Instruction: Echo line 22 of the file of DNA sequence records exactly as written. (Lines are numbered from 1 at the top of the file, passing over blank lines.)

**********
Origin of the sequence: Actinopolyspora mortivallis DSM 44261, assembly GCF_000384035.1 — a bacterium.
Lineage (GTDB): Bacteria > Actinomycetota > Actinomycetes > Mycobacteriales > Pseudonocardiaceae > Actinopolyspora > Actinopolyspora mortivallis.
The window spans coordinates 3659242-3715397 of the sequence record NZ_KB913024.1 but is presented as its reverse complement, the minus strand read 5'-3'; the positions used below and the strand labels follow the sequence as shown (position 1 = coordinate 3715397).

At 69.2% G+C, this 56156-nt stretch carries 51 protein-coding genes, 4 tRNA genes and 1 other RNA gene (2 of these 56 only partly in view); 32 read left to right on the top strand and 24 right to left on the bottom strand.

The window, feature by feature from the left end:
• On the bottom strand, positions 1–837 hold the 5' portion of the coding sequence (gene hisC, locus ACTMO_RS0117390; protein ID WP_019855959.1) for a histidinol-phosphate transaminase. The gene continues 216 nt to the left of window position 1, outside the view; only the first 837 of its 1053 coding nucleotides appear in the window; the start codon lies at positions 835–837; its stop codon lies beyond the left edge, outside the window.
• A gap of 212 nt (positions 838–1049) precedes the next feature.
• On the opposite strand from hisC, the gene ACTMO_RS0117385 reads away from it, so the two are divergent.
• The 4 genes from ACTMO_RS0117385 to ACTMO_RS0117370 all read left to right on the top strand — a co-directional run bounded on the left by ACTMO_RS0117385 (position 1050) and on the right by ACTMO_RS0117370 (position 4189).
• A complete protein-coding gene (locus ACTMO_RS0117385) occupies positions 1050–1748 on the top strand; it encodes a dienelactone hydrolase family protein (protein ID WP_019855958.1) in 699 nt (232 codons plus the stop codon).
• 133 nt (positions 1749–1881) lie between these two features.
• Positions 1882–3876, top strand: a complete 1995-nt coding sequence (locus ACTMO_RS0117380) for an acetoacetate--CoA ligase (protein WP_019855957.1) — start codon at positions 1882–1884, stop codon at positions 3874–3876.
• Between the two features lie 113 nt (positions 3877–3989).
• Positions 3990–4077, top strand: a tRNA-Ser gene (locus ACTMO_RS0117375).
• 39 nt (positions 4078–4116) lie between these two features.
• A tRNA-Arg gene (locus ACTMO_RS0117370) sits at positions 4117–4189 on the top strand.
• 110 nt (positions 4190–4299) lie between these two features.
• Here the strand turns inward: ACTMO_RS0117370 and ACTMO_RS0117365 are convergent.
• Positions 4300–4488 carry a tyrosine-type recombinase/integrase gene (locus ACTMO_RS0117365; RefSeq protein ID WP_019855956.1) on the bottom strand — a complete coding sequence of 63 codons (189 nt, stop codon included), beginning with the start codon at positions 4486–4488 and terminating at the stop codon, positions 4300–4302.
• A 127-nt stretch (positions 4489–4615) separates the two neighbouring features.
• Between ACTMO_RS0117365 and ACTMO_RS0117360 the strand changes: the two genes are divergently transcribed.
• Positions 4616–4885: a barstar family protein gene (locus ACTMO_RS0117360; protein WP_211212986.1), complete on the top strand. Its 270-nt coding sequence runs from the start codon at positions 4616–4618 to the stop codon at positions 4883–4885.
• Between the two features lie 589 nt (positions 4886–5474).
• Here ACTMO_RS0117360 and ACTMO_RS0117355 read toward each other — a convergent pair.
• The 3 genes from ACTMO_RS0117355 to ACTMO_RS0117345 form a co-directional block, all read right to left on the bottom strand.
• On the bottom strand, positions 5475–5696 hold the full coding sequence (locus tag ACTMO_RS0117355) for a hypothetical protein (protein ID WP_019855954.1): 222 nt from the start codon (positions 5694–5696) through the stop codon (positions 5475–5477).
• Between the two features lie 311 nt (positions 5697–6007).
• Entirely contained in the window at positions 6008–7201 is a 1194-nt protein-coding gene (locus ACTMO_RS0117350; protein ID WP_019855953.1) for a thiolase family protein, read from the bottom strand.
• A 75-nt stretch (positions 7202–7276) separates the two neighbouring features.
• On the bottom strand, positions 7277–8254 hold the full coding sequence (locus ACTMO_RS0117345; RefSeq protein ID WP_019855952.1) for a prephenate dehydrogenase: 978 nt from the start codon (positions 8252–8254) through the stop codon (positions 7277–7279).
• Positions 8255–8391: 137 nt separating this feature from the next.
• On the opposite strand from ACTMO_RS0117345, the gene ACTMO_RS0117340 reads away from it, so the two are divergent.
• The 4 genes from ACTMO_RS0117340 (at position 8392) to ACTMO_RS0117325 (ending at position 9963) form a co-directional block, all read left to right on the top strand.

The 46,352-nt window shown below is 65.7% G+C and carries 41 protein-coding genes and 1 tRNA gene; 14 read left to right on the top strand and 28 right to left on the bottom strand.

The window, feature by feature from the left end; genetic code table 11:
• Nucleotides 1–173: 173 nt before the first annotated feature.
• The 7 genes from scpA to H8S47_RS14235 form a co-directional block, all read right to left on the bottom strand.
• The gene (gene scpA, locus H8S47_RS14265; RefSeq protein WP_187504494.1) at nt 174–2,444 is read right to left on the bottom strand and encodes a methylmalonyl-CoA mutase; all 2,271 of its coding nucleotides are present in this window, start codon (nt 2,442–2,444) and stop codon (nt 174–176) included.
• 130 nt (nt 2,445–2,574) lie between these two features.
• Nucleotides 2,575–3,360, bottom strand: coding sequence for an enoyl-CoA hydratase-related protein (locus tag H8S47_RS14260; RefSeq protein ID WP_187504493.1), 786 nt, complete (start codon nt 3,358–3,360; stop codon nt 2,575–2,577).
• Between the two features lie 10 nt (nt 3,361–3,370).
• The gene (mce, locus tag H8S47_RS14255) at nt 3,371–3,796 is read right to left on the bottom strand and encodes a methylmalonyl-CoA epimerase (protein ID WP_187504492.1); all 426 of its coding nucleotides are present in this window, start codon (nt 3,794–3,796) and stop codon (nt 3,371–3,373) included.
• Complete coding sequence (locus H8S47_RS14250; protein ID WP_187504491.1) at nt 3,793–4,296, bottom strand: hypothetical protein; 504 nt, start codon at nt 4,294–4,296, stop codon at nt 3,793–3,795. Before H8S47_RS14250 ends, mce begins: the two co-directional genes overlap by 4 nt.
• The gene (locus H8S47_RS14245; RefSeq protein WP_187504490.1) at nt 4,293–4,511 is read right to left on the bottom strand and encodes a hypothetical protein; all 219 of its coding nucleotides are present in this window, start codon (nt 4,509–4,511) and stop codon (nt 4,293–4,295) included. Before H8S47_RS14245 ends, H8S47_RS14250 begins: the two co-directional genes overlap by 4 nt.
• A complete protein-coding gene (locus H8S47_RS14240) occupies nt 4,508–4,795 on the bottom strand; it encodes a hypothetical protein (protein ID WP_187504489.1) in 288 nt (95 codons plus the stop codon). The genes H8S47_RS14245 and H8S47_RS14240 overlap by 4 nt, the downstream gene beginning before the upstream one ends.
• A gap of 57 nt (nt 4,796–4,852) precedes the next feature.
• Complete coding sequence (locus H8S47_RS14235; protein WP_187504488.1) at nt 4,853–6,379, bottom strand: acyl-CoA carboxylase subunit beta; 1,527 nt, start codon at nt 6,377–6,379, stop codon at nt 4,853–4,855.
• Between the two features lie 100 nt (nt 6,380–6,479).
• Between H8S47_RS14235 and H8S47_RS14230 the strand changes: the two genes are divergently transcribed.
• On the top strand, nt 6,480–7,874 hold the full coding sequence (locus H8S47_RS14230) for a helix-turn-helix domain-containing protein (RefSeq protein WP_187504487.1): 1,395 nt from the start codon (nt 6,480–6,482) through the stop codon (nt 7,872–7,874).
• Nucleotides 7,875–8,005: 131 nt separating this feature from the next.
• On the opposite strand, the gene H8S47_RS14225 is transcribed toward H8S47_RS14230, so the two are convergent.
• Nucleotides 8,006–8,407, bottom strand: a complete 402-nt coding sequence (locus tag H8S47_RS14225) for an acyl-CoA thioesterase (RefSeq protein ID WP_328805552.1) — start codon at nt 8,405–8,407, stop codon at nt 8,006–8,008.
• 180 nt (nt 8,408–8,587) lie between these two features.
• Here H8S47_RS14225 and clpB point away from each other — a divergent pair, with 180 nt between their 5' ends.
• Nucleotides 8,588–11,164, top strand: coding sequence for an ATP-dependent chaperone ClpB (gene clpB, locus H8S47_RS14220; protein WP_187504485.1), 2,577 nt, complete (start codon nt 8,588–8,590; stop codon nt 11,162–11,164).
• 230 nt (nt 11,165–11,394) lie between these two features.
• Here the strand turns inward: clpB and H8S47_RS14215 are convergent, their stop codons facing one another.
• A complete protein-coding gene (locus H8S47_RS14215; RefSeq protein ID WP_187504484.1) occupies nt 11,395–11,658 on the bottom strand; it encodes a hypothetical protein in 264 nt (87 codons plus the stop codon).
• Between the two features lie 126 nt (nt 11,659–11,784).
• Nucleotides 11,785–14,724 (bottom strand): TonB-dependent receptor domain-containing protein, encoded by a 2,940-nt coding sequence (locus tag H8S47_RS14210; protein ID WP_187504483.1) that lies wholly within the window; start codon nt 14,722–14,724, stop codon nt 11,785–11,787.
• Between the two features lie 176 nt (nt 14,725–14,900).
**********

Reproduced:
• Positions 4616–4885: a barstar family protein gene (locus ACTMO_RS0117360; protein WP_211212986.1), complete on the top strand. Its 270-nt coding sequence runs from the start codon at positions 4616–4618 to the stop codon at positions 4883–4885.